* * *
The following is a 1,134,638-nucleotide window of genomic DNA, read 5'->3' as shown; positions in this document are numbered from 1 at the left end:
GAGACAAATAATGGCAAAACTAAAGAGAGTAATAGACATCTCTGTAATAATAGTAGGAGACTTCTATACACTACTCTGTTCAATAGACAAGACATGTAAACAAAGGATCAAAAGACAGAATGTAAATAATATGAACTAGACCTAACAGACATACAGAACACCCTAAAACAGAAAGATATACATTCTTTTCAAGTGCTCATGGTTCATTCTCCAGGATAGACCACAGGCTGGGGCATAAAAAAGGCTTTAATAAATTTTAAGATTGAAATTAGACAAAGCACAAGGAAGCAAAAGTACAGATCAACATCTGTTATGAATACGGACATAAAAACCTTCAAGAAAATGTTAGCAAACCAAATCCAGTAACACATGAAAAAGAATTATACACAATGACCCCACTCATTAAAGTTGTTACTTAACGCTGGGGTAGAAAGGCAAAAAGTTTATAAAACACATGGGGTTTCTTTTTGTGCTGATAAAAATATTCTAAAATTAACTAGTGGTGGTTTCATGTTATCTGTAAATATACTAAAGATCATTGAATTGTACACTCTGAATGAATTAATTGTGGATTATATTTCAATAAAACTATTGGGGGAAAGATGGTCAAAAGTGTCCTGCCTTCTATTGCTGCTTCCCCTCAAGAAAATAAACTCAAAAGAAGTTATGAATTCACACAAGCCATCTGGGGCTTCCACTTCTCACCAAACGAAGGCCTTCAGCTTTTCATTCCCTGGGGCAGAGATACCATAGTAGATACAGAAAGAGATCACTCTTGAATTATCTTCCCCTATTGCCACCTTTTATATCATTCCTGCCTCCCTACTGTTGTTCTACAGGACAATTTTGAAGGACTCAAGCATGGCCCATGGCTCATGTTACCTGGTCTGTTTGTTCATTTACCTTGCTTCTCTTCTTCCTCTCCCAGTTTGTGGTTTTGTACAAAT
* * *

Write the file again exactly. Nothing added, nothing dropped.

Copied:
The following is a 1,134,638-nucleotide window of genomic DNA, read 5'->3' as shown; positions in this document are numbered from 1 at the left end:
GAGACAAATAATGGCAAAACTAAAGAGAGTAATAGACATCTCTGTAATAATAGTAGGAGACTTCTATACACTACTCTGTTCAATAGACAAGACATGTAAACAAAGGATCAAAAGACAGAATGTAAATAATATGAACTAGACCTAACAGACATACAGAACACCCTAAAACAGAAAGATATACATTCTTTTCAAGTGCTCATGGTTCATTCTCCAGGATAGACCACAGGCTGGGGCATAAAAAAGGCTTTAATAAATTTTAAGATTGAAATTAGACAAAGCACAAGGAAGCAAAAGTACAGATCAACATCTGTTATGAATACGGACATAAAAACCTTCAAGAAAATGTTAGCAAACCAAATCCAGTAACACATGAAAAAGAATTATACACAATGACCCCACTCATTAAAGTTGTTACTTAACGCTGGGGTAGAAAGGCAAAAAGTTTATAAAACACATGGGGTTTCTTTTTGTGCTGATAAAAATATTCTAAAATTAACTAGTGGTGGTTTCATGTTATCTGTAAATATACTAAAGATCATTGAATTGTACACTCTGAATGAATTAATTGTGGATTATATTTCAATAAAACTATTGGGGGAAAGATGGTCAAAAGTGTCCTGCCTTCTATTGCTGCTTCCCCTCAAGAAAATAAACTCAAAAGAAGTTATGAATTCACACAAGCCATCTGGGGCTTCCACTTCTCACCAAACGAAGGCCTTCAGCTTTTCATTCCCTGGGGCAGAGATACCATAGTAGATACAGAAAGAGATCACTCTTGAATTATCTTCCCCTATTGCCACCTTTTATATCATTCCTGCCTCCCTACTGTTGTTCTACAGGACAATTTTGAAGGACTCAAGCATGGCCCATGGCTCATGTTACCTGGTCTGTTTGTTCATTTACCTTGCTTCTCTTCTTCCTCTCCCAGTTTGTGGTTTTGTACAAAT